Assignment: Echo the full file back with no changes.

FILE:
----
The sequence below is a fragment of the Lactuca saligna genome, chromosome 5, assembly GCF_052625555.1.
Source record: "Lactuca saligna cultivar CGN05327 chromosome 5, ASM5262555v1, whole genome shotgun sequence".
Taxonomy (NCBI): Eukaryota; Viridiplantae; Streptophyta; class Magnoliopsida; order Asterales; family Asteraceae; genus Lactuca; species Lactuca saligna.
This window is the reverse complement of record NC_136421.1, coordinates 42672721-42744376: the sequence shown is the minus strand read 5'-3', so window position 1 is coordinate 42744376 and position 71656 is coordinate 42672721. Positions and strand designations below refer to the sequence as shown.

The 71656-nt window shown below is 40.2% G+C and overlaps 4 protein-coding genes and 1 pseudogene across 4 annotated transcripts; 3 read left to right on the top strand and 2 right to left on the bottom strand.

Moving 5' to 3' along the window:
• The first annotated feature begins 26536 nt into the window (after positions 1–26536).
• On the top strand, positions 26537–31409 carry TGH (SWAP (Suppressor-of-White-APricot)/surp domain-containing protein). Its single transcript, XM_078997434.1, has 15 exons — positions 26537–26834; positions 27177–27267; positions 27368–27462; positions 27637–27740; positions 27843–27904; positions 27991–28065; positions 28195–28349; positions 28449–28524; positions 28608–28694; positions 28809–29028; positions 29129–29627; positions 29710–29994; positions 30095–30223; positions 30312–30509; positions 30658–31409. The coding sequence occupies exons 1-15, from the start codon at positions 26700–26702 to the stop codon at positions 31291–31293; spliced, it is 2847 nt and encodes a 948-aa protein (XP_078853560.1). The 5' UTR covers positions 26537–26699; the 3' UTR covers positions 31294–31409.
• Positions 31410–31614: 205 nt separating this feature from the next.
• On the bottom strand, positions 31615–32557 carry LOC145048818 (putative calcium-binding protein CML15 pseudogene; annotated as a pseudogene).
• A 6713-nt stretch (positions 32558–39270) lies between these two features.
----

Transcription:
The sequence below is a fragment of the Lactuca saligna genome, chromosome 5, assembly GCF_052625555.1.
Source record: "Lactuca saligna cultivar CGN05327 chromosome 5, ASM5262555v1, whole genome shotgun sequence".
Taxonomy (NCBI): Eukaryota; Viridiplantae; Streptophyta; class Magnoliopsida; order Asterales; family Asteraceae; genus Lactuca; species Lactuca saligna.
This window is the reverse complement of record NC_136421.1, coordinates 42672721-42744376: the sequence shown is the minus strand read 5'-3', so window position 1 is coordinate 42744376 and position 71656 is coordinate 42672721. Positions and strand designations below refer to the sequence as shown.

The 71656-nt window shown below is 40.2% G+C and overlaps 4 protein-coding genes and 1 pseudogene across 4 annotated transcripts; 3 read left to right on the top strand and 2 right to left on the bottom strand.

Moving 5' to 3' along the window:
• The first annotated feature begins 26536 nt into the window (after positions 1–26536).
• On the top strand, positions 26537–31409 carry TGH (SWAP (Suppressor-of-White-APricot)/surp domain-containing protein). Its single transcript, XM_078997434.1, has 15 exons — positions 26537–26834; positions 27177–27267; positions 27368–27462; positions 27637–27740; positions 27843–27904; positions 27991–28065; positions 28195–28349; positions 28449–28524; positions 28608–28694; positions 28809–29028; positions 29129–29627; positions 29710–29994; positions 30095–30223; positions 30312–30509; positions 30658–31409. The coding sequence occupies exons 1-15, from the start codon at positions 26700–26702 to the stop codon at positions 31291–31293; spliced, it is 2847 nt and encodes a 948-aa protein (XP_078853560.1). The 5' UTR covers positions 26537–26699; the 3' UTR covers positions 31294–31409.
• Positions 31410–31614: 205 nt separating this feature from the next.
• On the bottom strand, positions 31615–32557 carry LOC145048818 (putative calcium-binding protein CML15 pseudogene; annotated as a pseudogene).
• A 6713-nt stretch (positions 32558–39270) lies between these two features.